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Baron von Schrenck Notzing

German pioneer of psychical research, a physician of Munich who specialised in psychiatry which eventually led him into psychical research. Founded the 'Gesellshaft fur Metapsychische Forschung' and began his study of telekinesis and teleplastics which rendered him famous. Up to the time of his death there was no important medium in Europe with whom he did not conduct personal experiments. For many years he studied the phenomena of materialisation of Eva. C. (Marthe Beraud) at Mme. Bisson's house in Paris and at Munich.

Expert Opinion on the Fraudulent use of Certain Materials in Producing Teleplasmic Images

- Baron von Schrenck Notzing -

          ALTHOUGH THE proper movements of the formations and their shapes tell against the rumination hypothesis, Colonel Peter has made experiments on the use of delicate fabrics for deceptive purposes.

His opinion is as follows:

"No. 1. 'Crumpled and folded papers.' - I drew some heads with chalk and charcoal on the finest tissue papers, fixed them and folded them up in small pellets or rolls, which could easily be concealed in the mouth. I then went into a dark room, in order to fix the paper head to a black curtain. At once I came up against a great difficulty. It was not at all easy to unfold the moist pellet in the dark. The paper tore in several places, although I used every care. Then I did not know which was the right side for exposure. When I had succeeded, after patient labour, in sticking up the head, I was faced with new difficulties. The paper always collapsed and folded up again. Finally, I had to use four or five pins. At last the 'phenomenon' stuck. Then I turned on the light and found that I had pinned the head upside down! It is quite unthinkable that all this delicate and difficult work should be done in a short time in the dark by any person. The assertion that the medium does it when her hands are free for a moment, or even with her mouth, is absurd. The images show their mode of production; the thousands of small folds or rents do not allow of the production of a single smooth surface, as shown in nearly all the pictures in Dr von Schrenck's book. The first comparison shows that the phenomena cannot be produced in this way.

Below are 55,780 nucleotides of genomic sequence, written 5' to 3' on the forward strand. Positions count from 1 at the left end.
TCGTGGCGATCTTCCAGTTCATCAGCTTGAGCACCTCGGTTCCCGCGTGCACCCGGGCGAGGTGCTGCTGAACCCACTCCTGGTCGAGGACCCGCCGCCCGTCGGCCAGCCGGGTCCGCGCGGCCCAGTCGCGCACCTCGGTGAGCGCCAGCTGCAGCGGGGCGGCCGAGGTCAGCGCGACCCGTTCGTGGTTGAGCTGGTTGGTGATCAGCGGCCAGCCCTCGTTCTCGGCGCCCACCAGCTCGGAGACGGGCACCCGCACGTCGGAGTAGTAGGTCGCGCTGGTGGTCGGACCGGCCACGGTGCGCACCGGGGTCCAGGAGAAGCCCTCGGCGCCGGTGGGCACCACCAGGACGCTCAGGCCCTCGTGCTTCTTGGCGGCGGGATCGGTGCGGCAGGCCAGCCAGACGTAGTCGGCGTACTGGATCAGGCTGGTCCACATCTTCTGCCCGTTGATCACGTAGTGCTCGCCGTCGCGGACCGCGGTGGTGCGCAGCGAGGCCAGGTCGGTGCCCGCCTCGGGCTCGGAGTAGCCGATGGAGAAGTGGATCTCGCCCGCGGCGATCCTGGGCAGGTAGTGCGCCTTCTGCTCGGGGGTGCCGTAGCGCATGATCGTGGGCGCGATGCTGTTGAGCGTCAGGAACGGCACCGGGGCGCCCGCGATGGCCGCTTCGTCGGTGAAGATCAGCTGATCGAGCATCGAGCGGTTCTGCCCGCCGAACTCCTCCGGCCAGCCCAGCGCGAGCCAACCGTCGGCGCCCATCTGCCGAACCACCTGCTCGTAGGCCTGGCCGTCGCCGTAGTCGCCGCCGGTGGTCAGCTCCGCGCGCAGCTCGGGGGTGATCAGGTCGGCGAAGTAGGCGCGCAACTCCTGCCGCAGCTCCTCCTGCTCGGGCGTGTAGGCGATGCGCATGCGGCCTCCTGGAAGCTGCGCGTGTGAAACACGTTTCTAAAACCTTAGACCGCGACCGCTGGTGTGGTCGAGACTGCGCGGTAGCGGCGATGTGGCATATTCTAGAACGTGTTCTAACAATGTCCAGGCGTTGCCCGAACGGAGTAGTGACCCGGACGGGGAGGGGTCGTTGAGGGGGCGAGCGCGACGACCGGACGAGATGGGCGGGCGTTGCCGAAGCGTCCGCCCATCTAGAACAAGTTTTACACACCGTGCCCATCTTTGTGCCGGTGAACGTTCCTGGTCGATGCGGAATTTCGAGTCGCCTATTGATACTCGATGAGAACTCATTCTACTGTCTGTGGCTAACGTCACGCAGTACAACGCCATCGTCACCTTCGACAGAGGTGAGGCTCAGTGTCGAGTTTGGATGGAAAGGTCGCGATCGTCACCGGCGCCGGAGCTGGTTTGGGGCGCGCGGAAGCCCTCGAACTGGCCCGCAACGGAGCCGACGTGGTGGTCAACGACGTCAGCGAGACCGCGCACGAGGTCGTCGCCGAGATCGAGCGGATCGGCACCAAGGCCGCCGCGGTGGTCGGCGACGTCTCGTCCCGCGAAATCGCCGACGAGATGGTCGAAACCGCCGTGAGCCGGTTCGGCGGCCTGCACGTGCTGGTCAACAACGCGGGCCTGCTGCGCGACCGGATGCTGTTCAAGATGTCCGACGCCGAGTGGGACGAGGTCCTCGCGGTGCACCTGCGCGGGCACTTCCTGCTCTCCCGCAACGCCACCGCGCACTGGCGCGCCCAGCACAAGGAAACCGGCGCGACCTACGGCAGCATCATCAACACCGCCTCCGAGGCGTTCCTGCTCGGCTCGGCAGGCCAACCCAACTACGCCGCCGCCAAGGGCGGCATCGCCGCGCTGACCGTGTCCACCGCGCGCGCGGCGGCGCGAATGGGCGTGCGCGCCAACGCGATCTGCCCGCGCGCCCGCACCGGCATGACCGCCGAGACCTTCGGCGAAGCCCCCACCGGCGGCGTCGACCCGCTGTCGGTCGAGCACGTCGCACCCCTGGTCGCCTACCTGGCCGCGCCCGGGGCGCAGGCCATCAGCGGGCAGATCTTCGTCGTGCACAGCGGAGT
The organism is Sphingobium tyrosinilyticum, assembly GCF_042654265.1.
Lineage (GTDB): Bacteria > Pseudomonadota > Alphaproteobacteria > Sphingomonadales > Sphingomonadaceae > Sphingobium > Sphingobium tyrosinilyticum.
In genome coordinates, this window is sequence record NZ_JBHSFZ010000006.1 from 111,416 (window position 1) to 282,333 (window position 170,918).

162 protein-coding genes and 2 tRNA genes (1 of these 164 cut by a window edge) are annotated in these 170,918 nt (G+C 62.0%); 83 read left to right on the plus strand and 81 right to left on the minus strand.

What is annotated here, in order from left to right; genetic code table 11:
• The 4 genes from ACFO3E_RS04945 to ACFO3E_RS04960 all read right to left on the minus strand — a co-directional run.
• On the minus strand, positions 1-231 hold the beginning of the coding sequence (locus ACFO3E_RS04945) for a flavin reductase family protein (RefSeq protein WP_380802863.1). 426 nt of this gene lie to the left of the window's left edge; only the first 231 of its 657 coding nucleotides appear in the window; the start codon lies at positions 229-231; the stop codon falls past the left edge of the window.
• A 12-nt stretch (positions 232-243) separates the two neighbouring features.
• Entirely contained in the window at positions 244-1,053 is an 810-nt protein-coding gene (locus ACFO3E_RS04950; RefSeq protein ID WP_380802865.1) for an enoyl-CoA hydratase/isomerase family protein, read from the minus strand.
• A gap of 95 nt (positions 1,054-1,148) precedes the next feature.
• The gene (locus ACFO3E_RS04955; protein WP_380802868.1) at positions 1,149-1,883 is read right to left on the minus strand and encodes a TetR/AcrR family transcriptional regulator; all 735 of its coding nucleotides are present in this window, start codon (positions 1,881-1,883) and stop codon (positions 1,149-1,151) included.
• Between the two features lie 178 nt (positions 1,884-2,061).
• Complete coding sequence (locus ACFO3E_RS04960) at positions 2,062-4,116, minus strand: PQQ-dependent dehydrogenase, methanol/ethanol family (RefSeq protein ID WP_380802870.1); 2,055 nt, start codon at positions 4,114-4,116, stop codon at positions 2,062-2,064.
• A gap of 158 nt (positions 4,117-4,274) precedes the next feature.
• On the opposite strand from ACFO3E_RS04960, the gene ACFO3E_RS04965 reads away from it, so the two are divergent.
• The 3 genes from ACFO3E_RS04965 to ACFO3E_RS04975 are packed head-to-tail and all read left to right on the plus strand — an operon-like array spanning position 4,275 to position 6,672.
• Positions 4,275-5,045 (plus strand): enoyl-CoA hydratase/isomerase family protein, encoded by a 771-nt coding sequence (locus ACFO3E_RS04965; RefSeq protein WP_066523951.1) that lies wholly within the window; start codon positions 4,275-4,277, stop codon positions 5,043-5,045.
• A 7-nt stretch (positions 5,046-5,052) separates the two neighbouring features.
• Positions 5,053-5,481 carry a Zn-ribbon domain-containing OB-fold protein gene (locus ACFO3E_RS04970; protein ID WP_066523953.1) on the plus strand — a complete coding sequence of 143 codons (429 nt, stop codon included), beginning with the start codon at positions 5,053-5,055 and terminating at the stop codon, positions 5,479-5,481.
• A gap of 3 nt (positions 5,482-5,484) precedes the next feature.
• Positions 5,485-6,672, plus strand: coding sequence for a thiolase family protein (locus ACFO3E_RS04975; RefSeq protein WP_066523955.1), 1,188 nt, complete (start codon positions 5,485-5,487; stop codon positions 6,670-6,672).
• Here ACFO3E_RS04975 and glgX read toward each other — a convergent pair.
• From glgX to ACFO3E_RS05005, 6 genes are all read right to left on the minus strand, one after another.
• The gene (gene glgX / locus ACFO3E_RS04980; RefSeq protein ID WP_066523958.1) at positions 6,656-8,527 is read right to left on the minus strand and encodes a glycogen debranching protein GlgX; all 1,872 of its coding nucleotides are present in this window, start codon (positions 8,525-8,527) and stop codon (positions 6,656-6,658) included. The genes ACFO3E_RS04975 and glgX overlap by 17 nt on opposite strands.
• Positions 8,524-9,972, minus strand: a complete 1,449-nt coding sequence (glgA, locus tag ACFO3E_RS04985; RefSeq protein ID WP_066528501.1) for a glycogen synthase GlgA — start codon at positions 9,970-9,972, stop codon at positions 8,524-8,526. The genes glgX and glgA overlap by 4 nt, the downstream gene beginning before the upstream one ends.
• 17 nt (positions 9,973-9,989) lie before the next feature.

"No. 2. 'Gold-beaters' skin.' - I doubt if any one who considers this a suitable material for the fraud in question has ever seen gold-beaters' skin, for when I had acquired a piece the size of a human head, I saw at once that, on account of its yellowish-grey colour and its transparency, it was quite unsuitable. A drawing in charcoal or the like is hardly visible when the skin is put on a dark curtain. I had to put it on top of a white tissue paper. In spite of the double layer the head could be folded into a very small compass. The unfolding and attachment of the picture in the dark room was attended by the same difficulties as before.

"The flash-light photograph (Fig. 181) immediately betrays the origin of the 'phenomenon.' One sees at once that there is no plastic development. The thin white foundation is recognisable throughout. Shadows are lacking, or are wrongly distributed. The crumpling and folding into a small compass distorted the face, especially the eyes, nose and mouth. It is evident that the phenomena described cannot be reproduced with gold-beaters' skin.

"No. 3. 'Pieces of Chiffon,' even strongly compressed, occupy more space. The drawing of a life-sized human head on this material could not be concealed in the mouth. If one has got hold of the packet in the dark, the difficulty is here not the unfolding, but the sticking up. It requires several pins.

"The picture (Fig. 182) shows the work of the loom, especially at the margins, and the folds distort the features. The conclusion is that the fraud cannot be carried out with chiffon.